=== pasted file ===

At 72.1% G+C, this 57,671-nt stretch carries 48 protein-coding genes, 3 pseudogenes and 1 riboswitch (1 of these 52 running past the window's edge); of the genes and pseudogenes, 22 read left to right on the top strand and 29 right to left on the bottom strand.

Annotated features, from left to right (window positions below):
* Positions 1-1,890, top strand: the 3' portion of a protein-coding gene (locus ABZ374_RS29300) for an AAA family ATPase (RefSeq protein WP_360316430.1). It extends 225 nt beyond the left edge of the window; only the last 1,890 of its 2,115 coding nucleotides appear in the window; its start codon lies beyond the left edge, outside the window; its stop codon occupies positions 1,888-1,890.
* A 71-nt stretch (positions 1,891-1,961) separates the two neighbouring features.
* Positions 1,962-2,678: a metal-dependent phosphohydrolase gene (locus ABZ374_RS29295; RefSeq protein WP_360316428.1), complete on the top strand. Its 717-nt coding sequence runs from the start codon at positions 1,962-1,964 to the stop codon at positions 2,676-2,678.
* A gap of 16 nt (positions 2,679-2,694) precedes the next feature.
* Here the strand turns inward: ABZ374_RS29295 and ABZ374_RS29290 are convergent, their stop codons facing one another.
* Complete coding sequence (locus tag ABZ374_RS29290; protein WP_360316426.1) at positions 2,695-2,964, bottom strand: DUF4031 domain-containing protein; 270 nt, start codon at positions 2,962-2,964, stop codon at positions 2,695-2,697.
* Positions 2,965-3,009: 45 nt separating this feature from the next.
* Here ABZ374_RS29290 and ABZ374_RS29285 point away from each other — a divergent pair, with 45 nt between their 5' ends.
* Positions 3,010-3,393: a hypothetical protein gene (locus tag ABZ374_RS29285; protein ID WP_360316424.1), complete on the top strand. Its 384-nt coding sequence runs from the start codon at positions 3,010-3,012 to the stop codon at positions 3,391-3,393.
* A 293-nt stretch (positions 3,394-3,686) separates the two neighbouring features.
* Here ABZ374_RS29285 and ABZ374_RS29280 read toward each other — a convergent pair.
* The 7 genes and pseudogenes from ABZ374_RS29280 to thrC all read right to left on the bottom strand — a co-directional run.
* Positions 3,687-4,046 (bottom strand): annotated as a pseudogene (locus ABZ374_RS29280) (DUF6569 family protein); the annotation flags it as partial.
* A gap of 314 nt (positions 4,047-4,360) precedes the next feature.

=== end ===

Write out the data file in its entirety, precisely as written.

At 72.1% G+C, this 57,671-nt stretch carries 48 protein-coding genes, 3 pseudogenes and 1 riboswitch (1 of these 52 running past the window's edge); of the genes and pseudogenes, 22 read left to right on the top strand and 29 right to left on the bottom strand.

Annotated features, from left to right (window positions below):
* Positions 1-1,890, top strand: the 3' portion of a protein-coding gene (locus ABZ374_RS29300) for an AAA family ATPase (RefSeq protein WP_360316430.1). It extends 225 nt beyond the left edge of the window; only the last 1,890 of its 2,115 coding nucleotides appear in the window; its start codon lies beyond the left edge, outside the window; its stop codon occupies positions 1,888-1,890.
* A 71-nt stretch (positions 1,891-1,961) separates the two neighbouring features.
* Positions 1,962-2,678: a metal-dependent phosphohydrolase gene (locus ABZ374_RS29295; RefSeq protein WP_360316428.1), complete on the top strand. Its 717-nt coding sequence runs from the start codon at positions 1,962-1,964 to the stop codon at positions 2,676-2,678.
* A gap of 16 nt (positions 2,679-2,694) precedes the next feature.
* Here the strand turns inward: ABZ374_RS29295 and ABZ374_RS29290 are convergent, their stop codons facing one another.
* Complete coding sequence (locus tag ABZ374_RS29290; protein WP_360316426.1) at positions 2,695-2,964, bottom strand: DUF4031 domain-containing protein; 270 nt, start codon at positions 2,962-2,964, stop codon at positions 2,695-2,697.
* Positions 2,965-3,009: 45 nt separating this feature from the next.
* Here ABZ374_RS29290 and ABZ374_RS29285 point away from each other — a divergent pair, with 45 nt between their 5' ends.
* Positions 3,010-3,393: a hypothetical protein gene (locus tag ABZ374_RS29285; protein ID WP_360316424.1), complete on the top strand. Its 384-nt coding sequence runs from the start codon at positions 3,010-3,012 to the stop codon at positions 3,391-3,393.
* A 293-nt stretch (positions 3,394-3,686) separates the two neighbouring features.
* Here ABZ374_RS29285 and ABZ374_RS29280 read toward each other — a convergent pair.
* The 7 genes and pseudogenes from ABZ374_RS29280 to thrC all read right to left on the bottom strand — a co-directional run.
* Positions 3,687-4,046 (bottom strand): annotated as a pseudogene (locus ABZ374_RS29280) (DUF6569 family protein); the annotation flags it as partial.
* A gap of 314 nt (positions 4,047-4,360) precedes the next feature.